4 Stocks That Could Suffer During the Great Unfriending

Facebook's fall from grace could land squarely on these data-minded companies

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Facebook, Inc. (NASDAQ:FB) faced a major reckoning over the past week. The social network has wielded tremendous power in the amount of data it collects from its users, with some describing its CEO, Mark Zuckerberg, as one of the world’s most powerful people. That may be true, but even the most powerful people in the world must serve the population.

Last week, it was revealed that Cambridge Analytica, a political data firm working under then-candidate Donald Trump, took advantage of Facebook’s privacy policy to extract intimate data from millions of users. It then used that data to help Trump take the White House.

Tim Cook, CEO of Apple Inc. (NASDAQ:AAPL), summarized the problem succinctly when he said that Facebook’s trove of data “shouldn’t exist.” Those words don’t just condemn FB — they condemn every company that peddles personal information in exchange for ad dollars.

In light of this, the population has galvanized against misuse of data. In addition to a #DeleteFacebook campaign, the FTC confirmed that it is investigating all companies that “fail to honor their privacy promises.”

That casts a wide net, as plenty of companies dabble in data and make their money by offering targeted advertisements. The four companies that follow stand to lose the most.

Stocks to Sell During the Great Unfriending: Alphabet (GOOGL)

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Alphabet Inc (NASDAQ:GOOG, NASDAQ:GOOGL) could be described as the current champion of data. It has built its entire business on data, with Google bringing people to the best online content and also bringing advertisers to the right people to target.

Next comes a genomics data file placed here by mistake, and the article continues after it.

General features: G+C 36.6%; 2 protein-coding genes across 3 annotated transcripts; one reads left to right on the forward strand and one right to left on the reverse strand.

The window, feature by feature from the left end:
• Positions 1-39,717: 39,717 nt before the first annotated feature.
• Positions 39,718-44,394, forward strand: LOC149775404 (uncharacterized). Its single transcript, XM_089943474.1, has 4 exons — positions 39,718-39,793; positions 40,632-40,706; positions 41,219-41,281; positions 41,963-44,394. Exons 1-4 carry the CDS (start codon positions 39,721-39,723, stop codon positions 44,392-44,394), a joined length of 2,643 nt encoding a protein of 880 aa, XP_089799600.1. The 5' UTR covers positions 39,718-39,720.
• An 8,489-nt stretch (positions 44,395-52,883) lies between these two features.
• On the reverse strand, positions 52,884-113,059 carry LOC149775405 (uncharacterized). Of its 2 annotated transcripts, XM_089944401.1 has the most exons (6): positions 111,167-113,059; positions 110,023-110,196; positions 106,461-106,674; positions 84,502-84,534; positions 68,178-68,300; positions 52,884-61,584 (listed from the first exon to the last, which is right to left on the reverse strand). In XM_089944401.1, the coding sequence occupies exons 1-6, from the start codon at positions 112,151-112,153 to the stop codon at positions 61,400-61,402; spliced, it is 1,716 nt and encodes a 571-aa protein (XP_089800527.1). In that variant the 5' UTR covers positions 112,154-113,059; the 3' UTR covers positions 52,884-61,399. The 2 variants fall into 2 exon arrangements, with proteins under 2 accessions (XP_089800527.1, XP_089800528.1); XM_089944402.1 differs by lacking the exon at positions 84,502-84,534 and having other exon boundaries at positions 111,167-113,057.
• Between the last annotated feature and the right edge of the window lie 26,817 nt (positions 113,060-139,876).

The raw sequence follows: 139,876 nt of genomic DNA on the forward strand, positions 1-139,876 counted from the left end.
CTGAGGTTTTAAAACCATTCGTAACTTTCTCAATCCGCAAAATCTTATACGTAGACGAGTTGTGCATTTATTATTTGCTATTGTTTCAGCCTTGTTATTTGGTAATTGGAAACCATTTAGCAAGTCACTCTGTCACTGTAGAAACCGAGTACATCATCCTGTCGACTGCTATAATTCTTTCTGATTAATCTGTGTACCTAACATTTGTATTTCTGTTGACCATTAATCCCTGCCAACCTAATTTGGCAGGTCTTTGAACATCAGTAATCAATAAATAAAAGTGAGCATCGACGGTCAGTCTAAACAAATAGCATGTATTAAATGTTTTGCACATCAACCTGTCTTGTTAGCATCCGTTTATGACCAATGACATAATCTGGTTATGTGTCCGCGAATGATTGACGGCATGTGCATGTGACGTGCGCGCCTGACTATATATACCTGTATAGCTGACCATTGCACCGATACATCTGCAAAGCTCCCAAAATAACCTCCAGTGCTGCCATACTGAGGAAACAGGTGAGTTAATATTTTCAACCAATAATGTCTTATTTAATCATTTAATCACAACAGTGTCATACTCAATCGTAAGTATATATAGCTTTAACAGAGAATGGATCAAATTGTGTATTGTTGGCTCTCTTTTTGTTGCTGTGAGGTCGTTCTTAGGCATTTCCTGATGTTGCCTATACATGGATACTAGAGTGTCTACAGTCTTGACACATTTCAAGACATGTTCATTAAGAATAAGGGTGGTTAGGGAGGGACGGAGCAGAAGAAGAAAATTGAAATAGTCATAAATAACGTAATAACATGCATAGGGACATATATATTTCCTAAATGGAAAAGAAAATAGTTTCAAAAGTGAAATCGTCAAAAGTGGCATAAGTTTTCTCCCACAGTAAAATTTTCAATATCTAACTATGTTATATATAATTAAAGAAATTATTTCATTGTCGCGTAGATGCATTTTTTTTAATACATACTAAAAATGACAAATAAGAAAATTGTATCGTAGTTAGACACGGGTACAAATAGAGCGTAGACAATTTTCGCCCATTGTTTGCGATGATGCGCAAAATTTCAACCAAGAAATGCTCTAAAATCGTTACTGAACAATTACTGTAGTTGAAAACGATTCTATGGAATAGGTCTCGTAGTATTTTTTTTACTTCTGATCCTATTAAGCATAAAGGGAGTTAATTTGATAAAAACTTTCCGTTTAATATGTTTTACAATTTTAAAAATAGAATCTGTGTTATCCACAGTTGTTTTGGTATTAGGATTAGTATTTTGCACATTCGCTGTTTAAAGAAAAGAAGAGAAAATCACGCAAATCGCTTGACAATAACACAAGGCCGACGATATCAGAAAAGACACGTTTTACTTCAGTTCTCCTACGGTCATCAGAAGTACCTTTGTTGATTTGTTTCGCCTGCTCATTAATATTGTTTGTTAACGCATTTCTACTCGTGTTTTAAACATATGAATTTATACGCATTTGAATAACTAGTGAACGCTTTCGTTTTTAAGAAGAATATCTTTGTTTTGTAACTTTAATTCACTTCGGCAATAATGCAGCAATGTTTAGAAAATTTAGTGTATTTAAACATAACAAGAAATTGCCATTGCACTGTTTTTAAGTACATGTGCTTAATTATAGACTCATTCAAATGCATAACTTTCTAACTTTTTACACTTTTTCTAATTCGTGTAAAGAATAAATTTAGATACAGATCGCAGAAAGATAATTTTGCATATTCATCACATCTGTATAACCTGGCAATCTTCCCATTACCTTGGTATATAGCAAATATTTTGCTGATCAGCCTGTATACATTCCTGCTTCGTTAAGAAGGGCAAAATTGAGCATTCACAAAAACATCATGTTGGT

Think about the data that Alphabet’s Google collects … it ranges from the things you search for and the websites you visit to your location and the photos you upload. Now think about all of the Google apps you have on your phone. Heck, chances are the operating system on your phone and the web browser on your PC are Google products. Now think about all of the things you’ve searched, websites you’ve visited, places you’ve been and photos you’ve upload that you wouldn’t share with anyone.

That’s a lot of sensitive content. And the Senate is most certainly going to look at how these confidential pieces of data are being used when it hauls in some of the biggest execs in tech, including Google CEO Sundar Pichai.

Prior to the Facebook scandal, Alphabet’s stock was trading as high as $1,175 this month. Today? GOOGL stock is down to $1,005.

Stocks to Sell During the Great Unfriending: Shopify (SHOP)

Shopify Inc (NYSE:SHOP), according to Citron’s Andrew Left, is going to get smacked when Facebook takes away its data “punchbowl.”

“As the scope of Facebook’s severe privacy problem gets exposed, Facebook has no choice but to drastically revamp how it sells data,” said Left. “… data about you and your personal behaviors.”

The crux of the argument is that Shopify panders to “opportunists” who want no more than to get rich and to do so quickly. They can only do this thanks to the data Facebook shares with Shopify. And that data well is likely to run dry once regulation forces Facebook to rethink its practices. That would affect the 600,000 Shopify entrepreneurs whose growth has propped up SHOP stock.